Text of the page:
hun sen-predictions-2016 President of the Cambodian People's Party (CPP) and Prime Minister Hun Sen (L), greets his supporters before a ceremony at the party headquarters to mark the 37th anniversary of the toppling of Pol Pot's Khmer Rouge regime, in Phnom Penh, on January 7, 2016. (Samrang Pring/Reuters)

Read Part 1 here

6. Of All Southeast Asia Issues, Only Myanmar and the TPP Will Be Discussed in the U.S. Presidential Campaign

Although there are several Republican and Democratic candidates with foreign policy experience, Southeast Asia will mostly go unmentioned during the U.S. presidential primaries and general election. The two exceptions: Myanmar and the Trans-Pacific Partnership negotiations, which include Brunei, Vietnam, Singapore, and Malaysia, and may in the future include the Philippines and Indonesia as well. Read more »

Cambodia’s Political Truce Breaks Down

by Joshua Kurlantzick
hun sen-sam-rainsy Cambodia's Prime Minister Hun Sen (R) and Sam Rainsy, president of the Cambodia National Rescue Party (CNRP), smile after a plenary session at the National Assembly in Phnom Penh on April 9, 2015. (Samrang Pring/Reuters)

An excellent article in this month’s Foreign Affairs, by Stephanie Giry, outlines the strategies Cambodian Prime Minister Hun Sen has used to stay in power. Now the longest-serving nonroyal ruler in Asia and the seventh-longest serving nonroyal ruler in the world, Hun Sen remains the ultimate survivor. Read more »

Hun Sen’s Cambodia: A Review

by Joshua Kurlantzick
hun sen Cambodia's prime minister Hun Sen arrives at the Royal Palace during commemorations for the second anniversary of late king Norodom Sihanouk's death in Phnom Penh on October 15, 2014 (Samrang Pring/Courtesy: Reuters).

Although the Vietnam War, including the “sideshow” war in Cambodia, has been the subject of thousands of books, post-war Vietnam, Cambodia, and Laos have gotten relatively little treatment from Western writers. This despite the fact that Cambodia suffered one of the worst genocides in history, Vietnam fought another war in 1979 against China and then remade itself into a strategic and economic power, and Laos remains one of the most authoritarian states in the world. Read more »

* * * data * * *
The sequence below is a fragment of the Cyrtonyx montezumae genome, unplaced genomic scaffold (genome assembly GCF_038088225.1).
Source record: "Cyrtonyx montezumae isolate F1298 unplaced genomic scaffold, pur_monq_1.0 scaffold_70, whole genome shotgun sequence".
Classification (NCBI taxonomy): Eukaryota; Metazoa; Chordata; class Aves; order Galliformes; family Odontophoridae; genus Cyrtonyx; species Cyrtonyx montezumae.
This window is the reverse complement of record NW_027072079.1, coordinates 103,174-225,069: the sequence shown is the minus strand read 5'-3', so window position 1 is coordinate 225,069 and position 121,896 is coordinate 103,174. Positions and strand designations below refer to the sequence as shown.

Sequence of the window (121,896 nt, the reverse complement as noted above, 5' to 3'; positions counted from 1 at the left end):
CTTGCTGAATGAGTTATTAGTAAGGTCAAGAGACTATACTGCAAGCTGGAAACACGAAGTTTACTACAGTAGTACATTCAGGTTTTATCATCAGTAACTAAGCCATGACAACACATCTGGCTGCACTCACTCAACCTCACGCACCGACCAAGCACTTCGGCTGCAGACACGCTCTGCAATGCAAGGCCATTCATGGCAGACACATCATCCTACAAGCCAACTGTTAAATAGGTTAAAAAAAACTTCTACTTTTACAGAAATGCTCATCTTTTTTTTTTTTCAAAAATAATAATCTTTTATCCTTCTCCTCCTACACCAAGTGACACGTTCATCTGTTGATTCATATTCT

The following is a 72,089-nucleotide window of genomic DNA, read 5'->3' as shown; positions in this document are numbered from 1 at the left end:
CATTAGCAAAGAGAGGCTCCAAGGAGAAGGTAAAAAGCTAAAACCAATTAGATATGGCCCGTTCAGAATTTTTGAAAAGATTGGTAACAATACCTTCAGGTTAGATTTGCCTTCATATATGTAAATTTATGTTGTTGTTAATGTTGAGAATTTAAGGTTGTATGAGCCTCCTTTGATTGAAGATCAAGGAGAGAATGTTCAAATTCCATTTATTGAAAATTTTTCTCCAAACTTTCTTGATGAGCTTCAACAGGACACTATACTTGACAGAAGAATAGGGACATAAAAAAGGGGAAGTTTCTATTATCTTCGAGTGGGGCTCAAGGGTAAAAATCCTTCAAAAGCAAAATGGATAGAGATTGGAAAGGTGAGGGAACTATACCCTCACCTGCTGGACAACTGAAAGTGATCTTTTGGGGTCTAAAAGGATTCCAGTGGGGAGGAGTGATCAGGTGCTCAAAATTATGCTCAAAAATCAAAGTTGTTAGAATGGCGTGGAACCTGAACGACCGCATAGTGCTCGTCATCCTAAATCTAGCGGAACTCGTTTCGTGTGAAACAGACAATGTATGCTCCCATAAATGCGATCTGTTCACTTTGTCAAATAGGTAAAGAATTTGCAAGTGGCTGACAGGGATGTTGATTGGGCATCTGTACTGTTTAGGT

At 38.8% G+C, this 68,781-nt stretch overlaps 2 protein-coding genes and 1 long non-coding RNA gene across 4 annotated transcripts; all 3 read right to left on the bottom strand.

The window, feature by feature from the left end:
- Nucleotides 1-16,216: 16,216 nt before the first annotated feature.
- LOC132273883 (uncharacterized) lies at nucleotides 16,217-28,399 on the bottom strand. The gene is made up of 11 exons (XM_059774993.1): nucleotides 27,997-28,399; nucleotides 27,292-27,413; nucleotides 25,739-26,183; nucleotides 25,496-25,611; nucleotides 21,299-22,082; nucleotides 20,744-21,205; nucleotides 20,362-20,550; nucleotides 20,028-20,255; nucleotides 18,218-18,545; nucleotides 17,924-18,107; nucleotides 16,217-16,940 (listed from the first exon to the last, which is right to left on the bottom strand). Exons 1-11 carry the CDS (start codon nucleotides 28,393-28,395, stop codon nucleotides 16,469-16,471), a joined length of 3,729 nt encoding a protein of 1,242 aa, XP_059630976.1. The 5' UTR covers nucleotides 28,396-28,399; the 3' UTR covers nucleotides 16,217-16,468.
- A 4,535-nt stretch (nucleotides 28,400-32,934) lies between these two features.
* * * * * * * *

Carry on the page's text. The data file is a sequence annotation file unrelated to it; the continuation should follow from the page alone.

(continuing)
Friday Asia Update: Top Five Stories for the Week of June 20, 2014

by Guest Blogger for Elizabeth C. Economy
A Chinese Coast Guard vessel (R) passes near the Chinese oil rig, Haiyang Shi You 981 (L), in the South China Sea, about 210 km (130 miles) from the coast of Vietnam on June 13, 2014 (Courtesy: Reuters). A Chinese Coast Guard vessel (R) passes near the Chinese oil rig, Haiyang Shi You 981 (L), in the South China Sea, about 210 km (130 miles) from the coast of Vietnam on June 13, 2014 (Courtesy: Reuters).

Ashlyn Anderson, Lauren Dickey, Darcie Draudt, Charles McClean, Will Piekos, and Sharone Tobias look at the top stories in Asia today.

1. China sends more oil rigs to already-tense South China Sea. Two rigs are now stationed between China and the Taiwan-occupied Pratas Islands, and one has been given coordinates to be towed just outside Vietnam’s exclusive economic zone. Vietnamese President Truong Tan Sang asked China to remove the rigs that are in disputed waters. China has been increasingly assertive in its claims to the Paracel and Spratly Islands, all of which are off Vietnam’s coast, and is reportedly moving sand onto reefs and shoals to support buildings and surveillance equipment. Read more »

What Has Gone Wrong in Southeast Asia?

by Joshua Kurlantzick
thai-coup-protest A protester, who was briefly detained and then released, walks back toward others protesting against military rule near the Victory Monument in Bangkok on May 24, 2014 (Damir Sagolj/Courtesy: Reuters).

What has gone wrong in Southeast Asia? Between the late 1980s and the late 2000s, many countries in the region were viewed by global democracy analysts and Southeast Asians themselves as leading examples of democratization in the developing world.

By the late 2000s, Thailand, Malaysia, Indonesia, the Philippines, and Singapore all were ranked as “free” or “partly free” by the monitoring organization Freedom House, while Cambodia and, perhaps most surprisingly, Myanmar had both taken sizable steps toward democracy as well. Read more »